Arizona–(Ammoland.com)- Despite a nationwide shortage in non-lead ammunition, Arizona’s hunters continued to demonstrate their support for the Arizona Game and Fish Department’s voluntary lead reduction program in 2013 by using non-lead ammunition or removing gut piles from the field to benefit endangered California condors.
Surveys show that 88 percent of hunters took one of the two measures to reduce the amount of available spent lead ammunition in the condor’s core range. The level of participation was equal to the previous year.
However, in addition, more than double the number of hunters (31) buried or covered their gut pile to prevent condors from scavenging on them, a measure that is not included in the total statistics.
“Maintaining a high-level of voluntary participation in the department’s non-lead program at a time when non-lead ammunition was very hard to find, as well as setting a record for the number of gut piles removed or buried, demonstrates a clear willingness by hunters to help conserve condors,” said Allen Zufelt, the condor program biologist for the Arizona Game and Fish Department. “Arizona has a proven and successful program that now serves as a model to Utah as they work to implement similar lead-reduction measures in the condor’s newly expanded range.”
Of the 88 percent of successful big game hunters who voluntarily took lead reduction efforts, 60 percent used non-lead ammunition during the fall hunts in the condor’s core range. Another 28 percent removed gut piles from the field.
Hunters that removed lead-fragmented gut piles from the field were eligible to win raffle prizes. Some of the winners of this year’s raffle include:
- Navajo deer hunt – Rebecca McEuen, Casa Grande
- Cabelas $300 gift card – Travis Smith, Glendale
- Grand Canyon Railroad trip – Andrew Fierro, Phoenix
- River Trip – Archie Bazan, Winslow
- Pendleton blanket – Brittany Wilson, Page
Lead poisoning has been identified as the leading cause of death in condors and the main obstacle to a self-sustaining population in Arizona. A number of scientific studies collectively provide evidence that spent ammunition is the primary source of lead exposure in condors.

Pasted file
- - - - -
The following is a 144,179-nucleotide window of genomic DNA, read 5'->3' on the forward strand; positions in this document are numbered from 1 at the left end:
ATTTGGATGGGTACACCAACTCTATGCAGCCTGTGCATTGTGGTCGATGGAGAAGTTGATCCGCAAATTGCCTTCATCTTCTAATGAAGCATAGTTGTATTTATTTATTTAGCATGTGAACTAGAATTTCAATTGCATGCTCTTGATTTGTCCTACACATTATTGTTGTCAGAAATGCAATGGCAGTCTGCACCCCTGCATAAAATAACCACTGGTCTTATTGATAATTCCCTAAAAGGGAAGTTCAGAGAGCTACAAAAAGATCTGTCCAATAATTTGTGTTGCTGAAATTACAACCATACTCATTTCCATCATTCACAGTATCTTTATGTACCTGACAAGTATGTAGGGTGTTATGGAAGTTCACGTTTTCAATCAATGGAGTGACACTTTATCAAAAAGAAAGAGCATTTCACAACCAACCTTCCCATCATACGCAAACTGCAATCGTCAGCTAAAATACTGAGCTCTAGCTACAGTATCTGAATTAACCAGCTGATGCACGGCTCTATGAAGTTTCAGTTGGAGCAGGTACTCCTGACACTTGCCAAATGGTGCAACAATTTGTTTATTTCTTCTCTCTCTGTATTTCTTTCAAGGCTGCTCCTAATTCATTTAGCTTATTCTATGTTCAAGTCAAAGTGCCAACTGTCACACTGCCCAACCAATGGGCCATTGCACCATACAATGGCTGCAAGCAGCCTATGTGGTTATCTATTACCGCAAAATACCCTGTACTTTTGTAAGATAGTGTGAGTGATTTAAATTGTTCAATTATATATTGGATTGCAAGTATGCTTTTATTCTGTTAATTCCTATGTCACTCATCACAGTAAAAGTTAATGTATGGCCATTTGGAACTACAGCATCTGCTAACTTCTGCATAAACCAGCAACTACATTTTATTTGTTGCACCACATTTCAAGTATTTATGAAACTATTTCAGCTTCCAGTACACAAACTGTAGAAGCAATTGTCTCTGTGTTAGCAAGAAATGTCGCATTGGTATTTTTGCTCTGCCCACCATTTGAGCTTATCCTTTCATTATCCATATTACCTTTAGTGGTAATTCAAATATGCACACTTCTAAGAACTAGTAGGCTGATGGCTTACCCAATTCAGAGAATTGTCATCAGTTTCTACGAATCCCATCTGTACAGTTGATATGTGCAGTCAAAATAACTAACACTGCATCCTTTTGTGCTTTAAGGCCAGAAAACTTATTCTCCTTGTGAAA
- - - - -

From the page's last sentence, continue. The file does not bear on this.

The department started offering free non-lead ammunition in 2005 to hunters drawn for hunts in the condor’s core range, which includes Game Management Units 12 A/B and 13A. The free non-lead ammunition program is supported in part by the Heritage Fund, a voter-passed initiative started in 1990 to further conservation efforts in the state, including protecting endangered species, educating children about wildlife, helping urban residents to better coexist with wildlife, and creating new opportunities for outdoor recreation. Funding comes from Arizona Lottery ticket sales.
Participation in the non-lead effort has jumped more than 40 percent from its initial levels in 2005.
Arizona firmly believes a voluntary lead reduction program not only works better (than a mandated measure), but results in longer-lasting change while upholding the original agreements made with local communities to gain their support for the condor’s reintroduction. Those agreements or assurances were made possible through the 10(j) option of the Endangered Species Act. The condor program likely would not have been implemented without the federal government’s assurance to local stakeholders that they would not seek changes to current hunting regulations, including a lead ammunition ban, due to the condor’s reintroduction.
Mandated measures violate the assurances given and put the program at risk.
The condor is the largest flying land bird in North America. The birds can weigh up to 26 pounds and have a wingspan of up to 9 1/2 feet. Condors were first reintroduced in Arizona in 1996, and they now number more than 70 in the state. Visitors at the Grand Canyon and Vermilion Cliffs may be able to observe the birds, especially during the spring and summer.
Partners in the department’s lead-reduction program include the Arizona Deer Association, Arizona Elk Society, Arizona Antelope Foundation, Arizona Desert Bighorn Sheep Society, and the Arizona Chapter of the National Wild Turkey Federation.
For more information on condors and lead, visit www.azgfd.gov/condor.